acquistare levitra originale garanzia So, we know it was the nickname for a famous courtesan and we know it is the name of a game that is similar to ten pin bowling. But there is a third item in the Skittles series… What we here in the UK call sweets, and what people in the US call candies.
http://cinziamazzamakeup.com/?x=vardenafil-senza-ricetta-Basilicata So here are some Skittles facts that you may not have known:
acquistare viagra generico 200 mg a Venezia 1. Skittles are made by Wrigley, an American company, now part of Mars.
follow link 2. Skittles were launched in the US in 1979 (although not made there until 1982).
miglior sito per acquistare viagra generico 25 mg a Bologna 3. The original flavours were Orange, Lemon, Lime, Grape and Strawberry.
see 4. In the UK, bags of Skittles come in three flavours: Fruits, Crazy Sours and Confused. The packs are either Fruits or Crazy Sours.
get link 5. There are 404kcal per 100g of Skittles. Oops!
http://maientertainmentlaw.com/?search=generic-viagra-prescription 6. In the States there are oodles more flavours available, including Tropical, Wild Berry and Sour.
acquistare cialis senza prescrizione 7. More than 200 million Skittles are manufactured on a daily basis.
go 8. New varieties of Skittles were introduced in the US – Tropical Skittles (eg Banana, Kiwi, Mango) and Wild Berry (Raspberry, Strawberry and Wild Cherry).
see url 9. In 2004 in the States, Skittles Bubble Gum was launched.
http://buy-generic-clomid.com 10. If you want more flavours, best you go to the States!
©Susan Shirley 2013
Sorry the blog is late this week – busy week.
I have been known to say “That won’t keep me in beer and skittles,” but I have no idea where the saying came from, so I thought I’d try to find out.
The Freedictionary.com refers to “life isn’t all beer and skittles” as not being able to have fun all the time. Most of the references I found said just this. Apparently, it was a phrase coined in the 19th century. It’s quoted in viagra generico 100 mg spedizione veloce a Roma Tom Brown’s Schooldays, and Charles Dickens used a variation of it in mediator drug ingredients viagra The Pickwick Papers, “They don’t mind it; it’s a regular holiday to them – all porter and skittles.”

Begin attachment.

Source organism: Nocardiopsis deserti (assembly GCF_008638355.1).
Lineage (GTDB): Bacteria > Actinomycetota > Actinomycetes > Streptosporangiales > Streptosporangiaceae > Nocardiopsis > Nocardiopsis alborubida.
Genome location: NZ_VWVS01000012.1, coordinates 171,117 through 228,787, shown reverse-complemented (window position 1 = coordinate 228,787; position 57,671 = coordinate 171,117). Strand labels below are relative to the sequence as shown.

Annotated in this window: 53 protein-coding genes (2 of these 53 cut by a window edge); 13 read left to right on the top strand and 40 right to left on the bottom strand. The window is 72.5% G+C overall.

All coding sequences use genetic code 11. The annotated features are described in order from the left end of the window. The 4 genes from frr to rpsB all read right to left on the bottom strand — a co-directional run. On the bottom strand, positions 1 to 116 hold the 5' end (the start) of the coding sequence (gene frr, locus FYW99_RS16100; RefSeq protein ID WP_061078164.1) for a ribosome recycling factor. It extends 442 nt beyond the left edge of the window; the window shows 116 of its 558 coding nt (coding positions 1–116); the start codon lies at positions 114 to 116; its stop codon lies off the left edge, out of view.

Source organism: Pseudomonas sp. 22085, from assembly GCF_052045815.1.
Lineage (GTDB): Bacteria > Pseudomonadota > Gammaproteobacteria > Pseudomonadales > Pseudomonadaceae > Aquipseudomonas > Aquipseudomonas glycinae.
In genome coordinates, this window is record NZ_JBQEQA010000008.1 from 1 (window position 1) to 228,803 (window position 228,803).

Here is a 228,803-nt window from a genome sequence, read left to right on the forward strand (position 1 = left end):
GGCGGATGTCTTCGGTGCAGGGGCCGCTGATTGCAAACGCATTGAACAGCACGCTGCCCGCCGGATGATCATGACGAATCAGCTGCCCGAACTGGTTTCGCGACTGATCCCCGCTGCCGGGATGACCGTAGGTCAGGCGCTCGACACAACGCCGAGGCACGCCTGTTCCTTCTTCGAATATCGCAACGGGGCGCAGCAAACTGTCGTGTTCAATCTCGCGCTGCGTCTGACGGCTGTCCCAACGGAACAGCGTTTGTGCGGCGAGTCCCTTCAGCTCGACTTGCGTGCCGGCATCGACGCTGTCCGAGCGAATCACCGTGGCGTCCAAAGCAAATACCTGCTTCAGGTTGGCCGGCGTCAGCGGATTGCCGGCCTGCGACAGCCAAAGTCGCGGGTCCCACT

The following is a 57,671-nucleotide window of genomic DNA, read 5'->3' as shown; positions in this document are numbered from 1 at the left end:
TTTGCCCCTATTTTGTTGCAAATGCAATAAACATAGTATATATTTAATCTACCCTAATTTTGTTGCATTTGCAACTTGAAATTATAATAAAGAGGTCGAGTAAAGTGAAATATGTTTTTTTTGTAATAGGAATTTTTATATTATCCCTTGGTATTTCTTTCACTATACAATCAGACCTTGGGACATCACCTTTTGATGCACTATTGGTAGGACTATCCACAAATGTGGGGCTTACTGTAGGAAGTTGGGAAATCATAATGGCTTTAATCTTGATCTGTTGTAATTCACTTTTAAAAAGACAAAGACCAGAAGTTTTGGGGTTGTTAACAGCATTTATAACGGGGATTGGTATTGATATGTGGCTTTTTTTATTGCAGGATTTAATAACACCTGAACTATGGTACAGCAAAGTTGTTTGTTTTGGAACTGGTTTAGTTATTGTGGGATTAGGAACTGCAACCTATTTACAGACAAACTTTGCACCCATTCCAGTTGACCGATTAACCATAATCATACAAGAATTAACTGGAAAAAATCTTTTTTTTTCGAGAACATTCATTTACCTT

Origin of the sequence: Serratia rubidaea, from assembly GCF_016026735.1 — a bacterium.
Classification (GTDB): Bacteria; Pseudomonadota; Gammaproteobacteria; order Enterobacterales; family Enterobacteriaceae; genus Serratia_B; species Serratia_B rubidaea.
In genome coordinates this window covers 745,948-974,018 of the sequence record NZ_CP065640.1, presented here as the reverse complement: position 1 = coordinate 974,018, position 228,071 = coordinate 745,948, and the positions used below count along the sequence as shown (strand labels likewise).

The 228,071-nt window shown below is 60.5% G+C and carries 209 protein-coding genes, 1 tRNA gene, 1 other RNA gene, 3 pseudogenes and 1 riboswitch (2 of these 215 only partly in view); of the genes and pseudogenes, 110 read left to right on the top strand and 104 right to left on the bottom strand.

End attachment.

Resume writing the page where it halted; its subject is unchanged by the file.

The game of Skittles, by the way, has been around since the nineteenth century and is similar to ten-pin bowling. (Funnily enough, it was also known as Ninepins.) Apparently, it’s still played. It was a pub game, with the pins set up in a kind of square pattern and the players were supposed to knock the pins down with a ball. There is also a table version of the game (and I think I have seen that one on my travels).
Porter is a type of ale – if you see the old pubs with the glazed tiles, you’ll often see a reference to porter imprinted in the tiles.
I was beginning to think I’d made up my expression until I came across a website called word-detective.com. There is a 2010 entry that says, “Sam’s parking fine payments keep the city in beer and skittles.” Word-detective.com is a US website, so maybe the original English phrase changed a bit due to the water in between the two countries? Anyway, I’m happy now that I know roughly how it originated and that I didn’t imagine hearing it somewhere.
Have a good week.
©Susan Shirley 2013